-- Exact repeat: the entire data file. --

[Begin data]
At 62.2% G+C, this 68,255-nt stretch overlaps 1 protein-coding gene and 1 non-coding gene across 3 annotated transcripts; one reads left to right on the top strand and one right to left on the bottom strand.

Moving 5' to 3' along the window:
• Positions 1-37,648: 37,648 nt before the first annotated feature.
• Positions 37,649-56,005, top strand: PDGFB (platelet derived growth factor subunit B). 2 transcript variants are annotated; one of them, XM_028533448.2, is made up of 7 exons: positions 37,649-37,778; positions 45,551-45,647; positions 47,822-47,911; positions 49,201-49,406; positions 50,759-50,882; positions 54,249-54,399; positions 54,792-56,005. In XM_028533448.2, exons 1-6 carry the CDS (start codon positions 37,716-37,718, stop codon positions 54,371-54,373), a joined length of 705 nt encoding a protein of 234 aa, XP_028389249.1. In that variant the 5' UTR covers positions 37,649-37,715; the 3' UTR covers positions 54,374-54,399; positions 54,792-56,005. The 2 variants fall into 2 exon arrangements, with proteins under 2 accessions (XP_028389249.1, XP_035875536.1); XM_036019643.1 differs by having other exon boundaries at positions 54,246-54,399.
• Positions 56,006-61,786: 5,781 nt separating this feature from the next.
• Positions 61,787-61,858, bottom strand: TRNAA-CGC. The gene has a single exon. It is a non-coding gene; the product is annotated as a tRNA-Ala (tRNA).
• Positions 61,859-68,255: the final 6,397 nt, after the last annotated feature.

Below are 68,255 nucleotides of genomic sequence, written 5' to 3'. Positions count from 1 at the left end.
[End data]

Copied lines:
At 62.2% G+C, this 68,255-nt stretch overlaps 1 protein-coding gene and 1 non-coding gene across 3 annotated transcripts; one reads left to right on the top strand and one right to left on the bottom strand.

Moving 5' to 3' along the window:
• Positions 1-37,648: 37,648 nt before the first annotated feature.
• Positions 37,649-56,005, top strand: PDGFB (platelet derived growth factor subunit B). 2 transcript variants are annotated; one of them, XM_028533448.2, is made up of 7 exons: positions 37,649-37,778; positions 45,551-45,647; positions 47,822-47,911; positions 49,201-49,406; positions 50,759-50,882; positions 54,249-54,399; positions 54,792-56,005. In XM_028533448.2, exons 1-6 carry the CDS (start codon positions 37,716-37,718, stop codon positions 54,371-54,373), a joined length of 705 nt encoding a protein of 234 aa, XP_028389249.1. In that variant the 5' UTR covers positions 37,649-37,715; the 3' UTR covers positions 54,374-54,399; positions 54,792-56,005. The 2 variants fall into 2 exon arrangements, with proteins under 2 accessions (XP_028389249.1, XP_035875536.1); XM_036019643.1 differs by having other exon boundaries at positions 54,246-54,399.
• Positions 56,006-61,786: 5,781 nt separating this feature from the next.
• Positions 61,787-61,858, bottom strand: TRNAA-CGC. The gene has a single exon. It is a non-coding gene; the product is annotated as a tRNA-Ala (tRNA).
• Positions 61,859-68,255: the final 6,397 nt, after the last annotated feature.

Below are 68,255 nucleotides of genomic sequence, written 5' to 3'. Positions count from 1 at the left end.